That power seemed to fade under Barack Obama, who knew that Florida’s black and (non-Cuban) Hispanic voters would back him, bypassing the entrenched Cuban American vote. However, that impression was misleading. Since the 1996 legislation had locked the embargo into long-term permanence, Obama could easily raise the level of Carter’s limited 1977 recognition, converting the Interest Sections into fully-fledged embassies, but could not affect the embargo itself.

While easing some restrictions, such as those on travel to Cuba or remittance levels, and changing the mood, Obama left the embargo intact. Indeed, the US Treasury continued to fine major European banks heavily for embargo breaches. It now seems likely that Obama took those limitations fully into consideration in a new approach to “regime change.”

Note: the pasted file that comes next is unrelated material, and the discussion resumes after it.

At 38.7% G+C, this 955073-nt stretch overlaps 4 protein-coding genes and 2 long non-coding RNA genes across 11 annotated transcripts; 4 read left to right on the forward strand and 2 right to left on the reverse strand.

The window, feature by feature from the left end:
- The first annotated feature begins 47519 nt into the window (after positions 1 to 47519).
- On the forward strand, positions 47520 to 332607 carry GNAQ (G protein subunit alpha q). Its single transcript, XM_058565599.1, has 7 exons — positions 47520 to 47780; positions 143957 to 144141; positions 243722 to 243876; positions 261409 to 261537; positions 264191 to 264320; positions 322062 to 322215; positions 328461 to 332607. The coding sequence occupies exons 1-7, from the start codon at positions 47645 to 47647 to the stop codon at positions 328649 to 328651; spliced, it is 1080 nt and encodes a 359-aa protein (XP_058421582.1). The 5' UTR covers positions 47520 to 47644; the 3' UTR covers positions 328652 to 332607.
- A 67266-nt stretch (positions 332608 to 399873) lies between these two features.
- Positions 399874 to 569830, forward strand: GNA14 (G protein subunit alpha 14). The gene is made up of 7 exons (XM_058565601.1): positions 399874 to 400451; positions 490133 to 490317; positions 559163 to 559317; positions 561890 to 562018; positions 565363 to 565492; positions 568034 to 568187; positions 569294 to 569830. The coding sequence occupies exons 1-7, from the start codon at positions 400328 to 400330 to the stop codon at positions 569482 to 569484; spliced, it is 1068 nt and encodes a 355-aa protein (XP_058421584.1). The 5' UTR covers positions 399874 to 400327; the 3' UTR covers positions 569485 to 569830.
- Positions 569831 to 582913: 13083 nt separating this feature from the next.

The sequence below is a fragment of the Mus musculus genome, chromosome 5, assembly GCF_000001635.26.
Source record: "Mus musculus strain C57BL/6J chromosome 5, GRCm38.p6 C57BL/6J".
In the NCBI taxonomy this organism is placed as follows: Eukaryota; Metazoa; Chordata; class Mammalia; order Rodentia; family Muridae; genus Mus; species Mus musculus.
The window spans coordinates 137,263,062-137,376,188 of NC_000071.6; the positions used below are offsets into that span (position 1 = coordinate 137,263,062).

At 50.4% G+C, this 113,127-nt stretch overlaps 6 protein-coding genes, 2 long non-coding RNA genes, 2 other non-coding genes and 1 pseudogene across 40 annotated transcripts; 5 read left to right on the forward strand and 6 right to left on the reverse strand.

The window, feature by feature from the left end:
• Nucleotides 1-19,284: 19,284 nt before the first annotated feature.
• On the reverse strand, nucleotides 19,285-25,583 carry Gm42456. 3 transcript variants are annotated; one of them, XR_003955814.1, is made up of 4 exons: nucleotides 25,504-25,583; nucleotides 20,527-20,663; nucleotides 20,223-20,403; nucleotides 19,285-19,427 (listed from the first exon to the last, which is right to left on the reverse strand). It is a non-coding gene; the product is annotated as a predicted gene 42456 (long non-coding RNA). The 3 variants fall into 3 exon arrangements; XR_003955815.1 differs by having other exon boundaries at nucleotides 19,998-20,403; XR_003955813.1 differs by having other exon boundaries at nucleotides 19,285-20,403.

Knowing that better relations would raise expectations unrealistically among ordinary Cubans, only for those expectations to be frustrated, he hoped to undermine the Cuban system more subtly, in a similar way to the “twin-track” approach that Clinton had sought to follow between 1992 and 2000. This involved keeping the embargo in place while promoting increased contacts with civil society and person-to-person exchanges. The cycle of expectations and frustration was yet another factor helping generate a crisis after 2017.

From Trump to Biden

The year 2017 brought Trump and his many measures, this time lacking any clear justification but encouraging the Cuban American lobby to flex their muscles. Trump’s move also gave renewed licence for US intelligence agencies to sow and fund discord, diffuse false news, orchestrate culture wars, and seek to sabotage the economy and Cuba’s financial arrangements. More than ever, Cuba was in the eye of a perfect storm, designed to end the system.